Agenda



8:30 a.m.                    Registration Opens
Light breakfast will be provided

9:00 – 9:40 a.m.          Welcoming Remarks and Scene Setter
 
Damon Wilson, Executive Vice President, Programs and Strategy, Atlantic Council (confirmed)
Damir Marusic, Executive Editor, The American Interest (confirmed)

9:40 – 10:00 a.m.        Keynote Remarks – US Policy in the Balkans: Progress and Challenges  

10:00 – 11:15 a.m.      Panel 1 – Shifting Alliances and the Return of Great Power Politics: Managing the New Geostrategic Landscape in Southeast Europe
In recent years, Russia, Turkey, and the Middle East have been perceived to expand their influence in the Balkans. What impact will this have on the region’s Euro-Atlantic aspirations in NATO and the EU? What should the United States and European Union do, if anything, to shape this new strategic landscape?
 
Dimitar Bechev, Research Fellow, Center for Slavic, Eurasian, and East European Studies, University of North Carolina Chapel Hill (confirmed)
H.E. Igor Crnadak, Minister of Foreign Affairs of Bosnia and Herzegovina (confirmed)
Christian Hellbach, Special Envoy for Southeastern Europe, Turkey, and the EFTA States, German Federal Foreign Office (confirmed)
Molly McKew, President, Fianna Strategies (invited)
 
Moderator: Barbara Surk, Contributing Writer, New York Times (confirmed)
 

11:15 – 11:30 a.m.      Coffee Break
 

11:30 – 12:45 p.m.      Panel 2 – Investing in the Future: Can Entrepreneurs “Fix” the Balkans?
The Western Balkan region has some of the highest unemployment rates and lowest wages in Europe, a situation with well-documented economic and political ramifications. What are the greatest barriers to investment and economic growth, and what can countries do to overcome them? How can the region effectively foster the next generation of entrepreneurs to drive positive economic change moving forward? What role does US and European investment play in the region?    
                       
Mark Boris Andrijanic, Public Policy, Central and Eastern Europe, Uber (confirmed)
H.E. Ivica Dacić, First Deputy Prime Minister and Minister of Foreign Affairs of Serbia (invited)
Robert S. Gelbard, Chairman, Gelbard International Consulting (confirmed)
Cyril Muller, Vice President, Europe and Central Asia, The World Bank (confirmed)
Marija Zivanovic-Smith, Corporate VP, Marketing, Communications, and Government Relations, NCR Corporation (invited)
 

12:45 – 2:00 p.m.        Lunch Break
                                    Lunch will be available to all participants
                                   

2:00 – 3:15 p.m.          Panel 3 – Great Risk, Great Reward: Tackling the Balkans’ Enduring Political Challenges
Despite significant regional progress, a series of political disputes continue to overshadow positive developments. The ongoing dialogue between Belgrade and Pristina over the status of Kosovo, the name dispute between Greece and Macedonia, and the internal political turmoil in Bosnia and Herzegovina are all major impediments to the region’s stability. What kind of effort is needed to break through these barriers? How much should the international community be involved?
 
Janusz Bugajski, Senior Fellow, Center for European Policy Analysis (confirmed)
H.E. Nikola Dimitrov, Minister of Foreign Affairs of Macedonia (confirmed)
H.E. Enver Hoxhaj, Deputy Prime Minister of Kosovo (confirmed)
Astrit Istrefi, Executive Director, The Balkan Forum (confirmed)
Hoyt Yee, Deputy Assistant Secretary for European and Eurasian Affairs, US Department of State (confirmed)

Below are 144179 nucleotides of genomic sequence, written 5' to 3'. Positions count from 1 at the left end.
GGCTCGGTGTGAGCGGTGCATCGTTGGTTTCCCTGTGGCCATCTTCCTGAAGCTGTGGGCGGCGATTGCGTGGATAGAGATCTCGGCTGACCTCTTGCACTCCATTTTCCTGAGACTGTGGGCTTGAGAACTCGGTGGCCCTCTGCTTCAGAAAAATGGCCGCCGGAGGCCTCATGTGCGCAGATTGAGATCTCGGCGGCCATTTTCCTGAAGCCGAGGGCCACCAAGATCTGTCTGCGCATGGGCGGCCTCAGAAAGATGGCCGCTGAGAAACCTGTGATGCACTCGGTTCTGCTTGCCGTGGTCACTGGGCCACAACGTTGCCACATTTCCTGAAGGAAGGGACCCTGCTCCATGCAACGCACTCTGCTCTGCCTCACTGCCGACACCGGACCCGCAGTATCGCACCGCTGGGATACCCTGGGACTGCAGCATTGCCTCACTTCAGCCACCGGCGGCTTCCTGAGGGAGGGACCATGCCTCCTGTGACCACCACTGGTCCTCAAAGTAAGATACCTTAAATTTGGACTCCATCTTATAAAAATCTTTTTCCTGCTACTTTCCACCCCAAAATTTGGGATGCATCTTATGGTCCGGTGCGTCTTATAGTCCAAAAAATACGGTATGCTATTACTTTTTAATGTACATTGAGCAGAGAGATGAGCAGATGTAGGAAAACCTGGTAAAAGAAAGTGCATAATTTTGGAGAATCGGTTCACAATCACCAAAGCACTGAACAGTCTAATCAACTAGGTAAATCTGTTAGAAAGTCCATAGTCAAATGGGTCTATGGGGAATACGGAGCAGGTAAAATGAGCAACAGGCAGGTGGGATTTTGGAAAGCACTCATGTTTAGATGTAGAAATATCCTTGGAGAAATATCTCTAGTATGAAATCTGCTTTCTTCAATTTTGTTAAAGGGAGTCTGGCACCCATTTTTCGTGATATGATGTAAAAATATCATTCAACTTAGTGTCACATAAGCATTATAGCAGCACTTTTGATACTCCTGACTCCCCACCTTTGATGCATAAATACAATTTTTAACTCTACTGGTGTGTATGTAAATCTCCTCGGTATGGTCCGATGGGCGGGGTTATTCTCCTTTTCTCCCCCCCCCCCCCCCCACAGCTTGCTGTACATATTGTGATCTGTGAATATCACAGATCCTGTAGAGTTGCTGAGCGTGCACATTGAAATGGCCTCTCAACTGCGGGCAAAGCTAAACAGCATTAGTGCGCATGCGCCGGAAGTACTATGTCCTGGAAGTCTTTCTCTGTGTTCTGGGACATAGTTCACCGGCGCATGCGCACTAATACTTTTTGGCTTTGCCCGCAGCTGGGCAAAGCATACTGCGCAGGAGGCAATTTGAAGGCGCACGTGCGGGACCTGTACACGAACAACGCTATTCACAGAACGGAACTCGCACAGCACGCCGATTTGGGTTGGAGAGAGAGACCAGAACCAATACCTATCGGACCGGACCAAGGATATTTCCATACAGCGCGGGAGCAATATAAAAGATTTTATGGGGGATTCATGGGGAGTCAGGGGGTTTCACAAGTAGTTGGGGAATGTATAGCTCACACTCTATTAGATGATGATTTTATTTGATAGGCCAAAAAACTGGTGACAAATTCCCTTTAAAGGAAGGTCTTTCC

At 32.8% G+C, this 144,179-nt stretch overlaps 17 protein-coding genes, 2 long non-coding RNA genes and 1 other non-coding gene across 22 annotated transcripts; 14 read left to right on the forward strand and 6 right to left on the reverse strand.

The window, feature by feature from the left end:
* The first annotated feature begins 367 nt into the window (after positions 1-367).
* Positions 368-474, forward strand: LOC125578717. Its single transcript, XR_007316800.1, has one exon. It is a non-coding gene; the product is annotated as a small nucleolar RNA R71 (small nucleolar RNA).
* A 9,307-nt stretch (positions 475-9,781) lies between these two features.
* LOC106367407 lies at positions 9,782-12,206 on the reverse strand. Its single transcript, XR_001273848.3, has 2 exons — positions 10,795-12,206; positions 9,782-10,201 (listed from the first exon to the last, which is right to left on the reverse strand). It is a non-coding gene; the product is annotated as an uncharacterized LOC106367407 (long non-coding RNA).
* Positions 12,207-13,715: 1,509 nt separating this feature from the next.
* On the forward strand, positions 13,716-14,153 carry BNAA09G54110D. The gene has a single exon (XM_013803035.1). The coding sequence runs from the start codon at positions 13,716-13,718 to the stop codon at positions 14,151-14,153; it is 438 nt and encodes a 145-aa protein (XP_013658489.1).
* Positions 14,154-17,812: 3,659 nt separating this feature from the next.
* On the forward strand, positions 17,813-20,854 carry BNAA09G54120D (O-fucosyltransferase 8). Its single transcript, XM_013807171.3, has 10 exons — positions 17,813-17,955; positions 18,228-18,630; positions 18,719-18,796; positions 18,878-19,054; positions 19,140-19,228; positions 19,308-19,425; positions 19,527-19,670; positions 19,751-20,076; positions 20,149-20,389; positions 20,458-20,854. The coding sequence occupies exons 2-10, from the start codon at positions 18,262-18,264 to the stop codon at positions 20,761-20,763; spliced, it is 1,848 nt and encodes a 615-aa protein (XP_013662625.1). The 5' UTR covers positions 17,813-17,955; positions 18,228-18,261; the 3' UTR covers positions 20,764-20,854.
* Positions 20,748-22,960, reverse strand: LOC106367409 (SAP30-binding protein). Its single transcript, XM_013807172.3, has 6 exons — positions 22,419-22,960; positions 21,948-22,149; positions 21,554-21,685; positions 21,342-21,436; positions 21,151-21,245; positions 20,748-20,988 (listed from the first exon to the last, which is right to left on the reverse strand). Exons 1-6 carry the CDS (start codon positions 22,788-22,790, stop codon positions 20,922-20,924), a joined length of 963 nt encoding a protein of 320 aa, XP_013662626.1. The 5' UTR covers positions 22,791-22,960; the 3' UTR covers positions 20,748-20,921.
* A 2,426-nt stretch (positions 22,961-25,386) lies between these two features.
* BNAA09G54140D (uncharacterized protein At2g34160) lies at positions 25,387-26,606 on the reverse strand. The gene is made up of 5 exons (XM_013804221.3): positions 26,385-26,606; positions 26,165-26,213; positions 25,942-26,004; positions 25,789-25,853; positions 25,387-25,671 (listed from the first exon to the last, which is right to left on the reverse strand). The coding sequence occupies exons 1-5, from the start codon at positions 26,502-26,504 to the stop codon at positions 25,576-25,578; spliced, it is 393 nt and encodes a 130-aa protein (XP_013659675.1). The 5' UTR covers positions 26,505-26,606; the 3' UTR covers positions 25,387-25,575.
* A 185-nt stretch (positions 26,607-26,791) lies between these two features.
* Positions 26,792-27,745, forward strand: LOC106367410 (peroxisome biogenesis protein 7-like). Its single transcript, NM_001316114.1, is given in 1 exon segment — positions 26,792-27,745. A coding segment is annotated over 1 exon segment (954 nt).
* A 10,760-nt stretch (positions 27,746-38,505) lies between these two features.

3:15 – 3:30 p.m.          Coffee Break
 

3:30 – 4:45 p.m.          Panel 4 – Going the Distance: The US-EU Partnership in the Balkans and Prospects for Euro-Atlantic Integration
The United States and the European Union have long worked hand-in-hand to drive political and economic reform and encourage stability in the Balkans. As the United States reassesses its foreign policy priorities, and the European Union is forced to address its own internal dynamic, to what extent can/should the US and EU be involved in the region to avoid backsliding and re-incentivize forward progress? What specific steps do EU aspirant countries from the Balkans need to take in the next five years in order to maintain momentum in the accession process?
 
H.E. Ditmir Bushati, Minister of Foreign Affairs of Albania (confirmed)
Rosemary di Carlo, President, National Committee on American Foreign Policy (confirmed)
H.E. Srdjan Darmanović, Minister of Foreign Affairs of Montenegro (confirmed)
Hedvig Morvai, Executive Director, European Fund for the Balkans (confirmed)
 

4:45 – 6:00 p.m.          Panel 5 – NATO in the Balkans: Securing the Frontiers of Europe in Turbulent Times
Over the past decade, NATO’s engagement with the Western Balkan region has increasingly moved from peacekeeping to support for reforms associated with the region’s Euro-Atlantic integration. What is next for NATO in the Balkans? How should NATO’s regional policy evolve over the next 5-10 years, and what specific strategies should the Alliance prioritize to ensure a stable and prosperous region over the long term? How can NATO best play a constructive role in developing Balkan countries’ own capabilities to effectively address the security challenges they face?
 
Thomas Goffus, Deputy Assistant Secretary of Defense for Europe and NATO, US Department of Defense (invited)
Jasmin Mujanović, Fellow, EastWest Institute (invited)
Alexander Vershbow, Distinguished Fellow, Brent Scowcroft Center on International Security, Atlantic Council (confirmed)
 
Moderator: Damon Wilson, Executive Vice President, Programs and Strategy, Atlantic Council (confirmed)
 

6:00 – 6:15 p.m.          Closing Remarks
 

6:15 – 7:00 p.m.          Reception
                                    Drinks and hors d’oeuvres will be served

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